Last summer, I was in a realtor’s house for a dinner party. She showed me around, explaining all the different renovations the house underwent to get to its current condition.
What struck me was how many walls in the house this realtor knocked down over the years. When I asked her about this, she explained that for decades, architects built homes with walls in between each room. The idea of an “open concept kitchen” or “open concept living areas” hadn’t occurred to anybody.
It wasn’t until the late twentieth century that some architects decided to try something different. Now, we call rooms without walls “spacious” and “open concept.”
For a while, people said these architects were cheap. They were “too lazy” to include the walls in their designs. Over time, though, the old walls started to make us all feel claustrophobic. Now, it’s rare to find a new home with walls in between every room.
Old ideas often hold us back. We need to tear them down to move forward. And over time, new ideas become the norm. But every new idea gets pushback. Don’t be discouraged.
If you’re a designer who works with clients on a regular basis, it’s easy to be exhausted. Working with clients is hard! I’ve seen many designers, myself included, shake their heads in despair at client requests. I’ve also seen a lot of designers give up fighting them.
But you can’t. The fight is what leads to good design. Good design is a fight.
One of the projects I’m currently working on is an identity project for a new Canadian charity. I’ve been trying to find a typeface that’s legible and distinctive, because the charity will be sending people in areas of the world that may not speak or read English. I’ve found myself entranced by Cooper Hewitt’s typeface, which is open source and available for unrestricted public use.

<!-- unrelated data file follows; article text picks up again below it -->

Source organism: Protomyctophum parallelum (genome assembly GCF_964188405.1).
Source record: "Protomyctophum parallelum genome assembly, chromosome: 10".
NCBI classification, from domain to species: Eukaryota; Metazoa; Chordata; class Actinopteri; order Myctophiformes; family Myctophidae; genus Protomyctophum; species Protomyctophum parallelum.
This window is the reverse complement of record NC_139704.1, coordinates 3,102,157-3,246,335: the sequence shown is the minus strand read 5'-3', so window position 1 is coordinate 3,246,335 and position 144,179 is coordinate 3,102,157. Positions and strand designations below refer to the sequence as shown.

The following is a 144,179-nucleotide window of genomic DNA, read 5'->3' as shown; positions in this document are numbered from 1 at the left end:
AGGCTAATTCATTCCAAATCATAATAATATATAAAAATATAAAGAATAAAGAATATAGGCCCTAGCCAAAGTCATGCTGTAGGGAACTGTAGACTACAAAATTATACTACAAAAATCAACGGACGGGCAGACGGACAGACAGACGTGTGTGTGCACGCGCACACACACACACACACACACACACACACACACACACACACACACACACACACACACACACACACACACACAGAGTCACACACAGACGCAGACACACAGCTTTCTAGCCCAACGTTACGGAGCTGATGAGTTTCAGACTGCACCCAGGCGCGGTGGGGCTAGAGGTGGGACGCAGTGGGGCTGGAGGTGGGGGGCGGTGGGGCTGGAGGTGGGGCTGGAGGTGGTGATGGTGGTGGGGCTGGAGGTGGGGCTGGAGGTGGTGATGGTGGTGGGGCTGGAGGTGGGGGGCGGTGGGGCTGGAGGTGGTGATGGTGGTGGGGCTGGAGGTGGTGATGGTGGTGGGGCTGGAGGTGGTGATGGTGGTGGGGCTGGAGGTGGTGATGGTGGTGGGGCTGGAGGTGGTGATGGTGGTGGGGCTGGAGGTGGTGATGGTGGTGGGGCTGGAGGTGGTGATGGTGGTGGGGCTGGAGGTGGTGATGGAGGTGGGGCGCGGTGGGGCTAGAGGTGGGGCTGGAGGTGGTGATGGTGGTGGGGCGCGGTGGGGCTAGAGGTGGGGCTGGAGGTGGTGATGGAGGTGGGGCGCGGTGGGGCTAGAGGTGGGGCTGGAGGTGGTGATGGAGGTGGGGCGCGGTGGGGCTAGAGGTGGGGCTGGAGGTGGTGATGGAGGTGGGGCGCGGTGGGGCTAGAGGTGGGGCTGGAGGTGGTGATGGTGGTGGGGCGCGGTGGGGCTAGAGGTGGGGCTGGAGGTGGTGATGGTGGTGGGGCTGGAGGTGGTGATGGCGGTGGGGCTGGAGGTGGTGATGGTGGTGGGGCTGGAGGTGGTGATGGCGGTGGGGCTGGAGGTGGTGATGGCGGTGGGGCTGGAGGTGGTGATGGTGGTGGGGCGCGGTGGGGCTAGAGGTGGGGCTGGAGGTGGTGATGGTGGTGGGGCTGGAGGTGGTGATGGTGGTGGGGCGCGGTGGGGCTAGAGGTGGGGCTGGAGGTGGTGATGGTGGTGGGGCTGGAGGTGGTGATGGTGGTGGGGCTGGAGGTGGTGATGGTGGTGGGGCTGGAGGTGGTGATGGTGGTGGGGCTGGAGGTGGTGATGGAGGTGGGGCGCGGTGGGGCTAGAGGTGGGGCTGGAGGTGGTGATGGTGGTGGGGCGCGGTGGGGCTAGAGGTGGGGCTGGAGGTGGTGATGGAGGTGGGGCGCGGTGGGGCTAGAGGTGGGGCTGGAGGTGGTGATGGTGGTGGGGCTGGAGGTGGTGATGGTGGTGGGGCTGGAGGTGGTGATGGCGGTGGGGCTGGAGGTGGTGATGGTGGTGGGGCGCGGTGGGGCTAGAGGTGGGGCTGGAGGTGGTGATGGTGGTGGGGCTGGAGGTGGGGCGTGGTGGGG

In researching the typeface, I stumbled onto Pentagram’s new-ish case study about the project. It’s a very long read, but so incredibly insightful. In truth, I haven’t finished reading it yet. But the case study’s awesome, and I couldn’t wait to share it.
Recently, I’ve been playing a lot of The Witcher 3, and have come away nothing less than inspired. Its art design is truly compelling. The world is immersive and the design work is second-to-none, making it one of the most satisfying video game worlds I’ve played in years.
I was looking for a great book on the game’s art when I stumbled on this blog post, which has some of the best concept images from the game I can find. It’s incredible the work that’s gone into this. What I was hoping for was a book in the Design Works series, which are known for their conceptual drawings, renderings, and detailed hand-written notes, but this might do in its stead. (That being said, this peek at what a book like that might have been filled with me makes me what it all the more.)